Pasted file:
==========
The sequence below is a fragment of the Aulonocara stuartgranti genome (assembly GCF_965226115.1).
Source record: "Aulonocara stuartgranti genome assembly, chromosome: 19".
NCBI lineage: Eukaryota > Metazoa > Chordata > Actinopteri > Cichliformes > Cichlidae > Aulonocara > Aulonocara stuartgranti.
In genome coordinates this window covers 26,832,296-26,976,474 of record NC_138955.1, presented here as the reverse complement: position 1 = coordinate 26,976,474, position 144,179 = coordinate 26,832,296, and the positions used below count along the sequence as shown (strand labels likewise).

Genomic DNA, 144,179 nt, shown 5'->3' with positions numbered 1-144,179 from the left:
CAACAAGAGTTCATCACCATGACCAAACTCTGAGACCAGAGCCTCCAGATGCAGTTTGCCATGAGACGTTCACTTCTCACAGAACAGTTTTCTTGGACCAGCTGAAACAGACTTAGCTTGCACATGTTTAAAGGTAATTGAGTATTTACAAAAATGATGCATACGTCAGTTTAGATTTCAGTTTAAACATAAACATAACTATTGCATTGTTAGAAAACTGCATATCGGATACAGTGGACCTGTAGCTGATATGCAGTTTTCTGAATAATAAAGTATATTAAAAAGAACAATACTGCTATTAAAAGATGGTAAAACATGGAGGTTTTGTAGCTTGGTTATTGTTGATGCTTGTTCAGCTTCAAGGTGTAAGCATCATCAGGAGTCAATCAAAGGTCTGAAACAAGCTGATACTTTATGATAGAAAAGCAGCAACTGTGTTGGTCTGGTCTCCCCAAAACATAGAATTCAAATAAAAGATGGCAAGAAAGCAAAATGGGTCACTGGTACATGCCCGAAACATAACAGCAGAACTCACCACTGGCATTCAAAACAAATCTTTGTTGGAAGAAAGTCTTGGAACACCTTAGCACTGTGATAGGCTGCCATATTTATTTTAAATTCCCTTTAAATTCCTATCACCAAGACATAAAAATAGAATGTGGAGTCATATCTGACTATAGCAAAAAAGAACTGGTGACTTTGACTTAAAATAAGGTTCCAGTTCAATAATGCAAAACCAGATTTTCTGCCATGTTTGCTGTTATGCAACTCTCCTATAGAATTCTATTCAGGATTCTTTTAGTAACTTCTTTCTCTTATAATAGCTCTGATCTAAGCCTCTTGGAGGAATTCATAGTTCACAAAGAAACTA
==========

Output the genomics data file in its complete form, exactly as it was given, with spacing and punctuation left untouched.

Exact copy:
The sequence below is a fragment of the Aulonocara stuartgranti genome (assembly GCF_965226115.1).
Source record: "Aulonocara stuartgranti genome assembly, chromosome: 19".
NCBI lineage: Eukaryota > Metazoa > Chordata > Actinopteri > Cichliformes > Cichlidae > Aulonocara > Aulonocara stuartgranti.
In genome coordinates this window covers 26,832,296-26,976,474 of record NC_138955.1, presented here as the reverse complement: position 1 = coordinate 26,976,474, position 144,179 = coordinate 26,832,296, and the positions used below count along the sequence as shown (strand labels likewise).

Genomic DNA, 144,179 nt, shown 5'->3' with positions numbered 1-144,179 from the left:
CAACAAGAGTTCATCACCATGACCAAACTCTGAGACCAGAGCCTCCAGATGCAGTTTGCCATGAGACGTTCACTTCTCACAGAACAGTTTTCTTGGACCAGCTGAAACAGACTTAGCTTGCACATGTTTAAAGGTAATTGAGTATTTACAAAAATGATGCATACGTCAGTTTAGATTTCAGTTTAAACATAAACATAACTATTGCATTGTTAGAAAACTGCATATCGGATACAGTGGACCTGTAGCTGATATGCAGTTTTCTGAATAATAAAGTATATTAAAAAGAACAATACTGCTATTAAAAGATGGTAAAACATGGAGGTTTTGTAGCTTGGTTATTGTTGATGCTTGTTCAGCTTCAAGGTGTAAGCATCATCAGGAGTCAATCAAAGGTCTGAAACAAGCTGATACTTTATGATAGAAAAGCAGCAACTGTGTTGGTCTGGTCTCCCCAAAACATAGAATTCAAATAAAAGATGGCAAGAAAGCAAAATGGGTCACTGGTACATGCCCGAAACATAACAGCAGAACTCACCACTGGCATTCAAAACAAATCTTTGTTGGAAGAAAGTCTTGGAACACCTTAGCACTGTGATAGGCTGCCATATTTATTTTAAATTCCCTTTAAATTCCTATCACCAAGACATAAAAATAGAATGTGGAGTCATATCTGACTATAGCAAAAAAGAACTGGTGACTTTGACTTAAAATAAGGTTCCAGTTCAATAATGCAAAACCAGATTTTCTGCCATGTTTGCTGTTATGCAACTCTCCTATAGAATTCTATTCAGGATTCTTTTAGTAACTTCTTTCTCTTATAATAGCTCTGATCTAAGCCTCTTGGAGGAATTCATAGTTCACAAAGAAACTA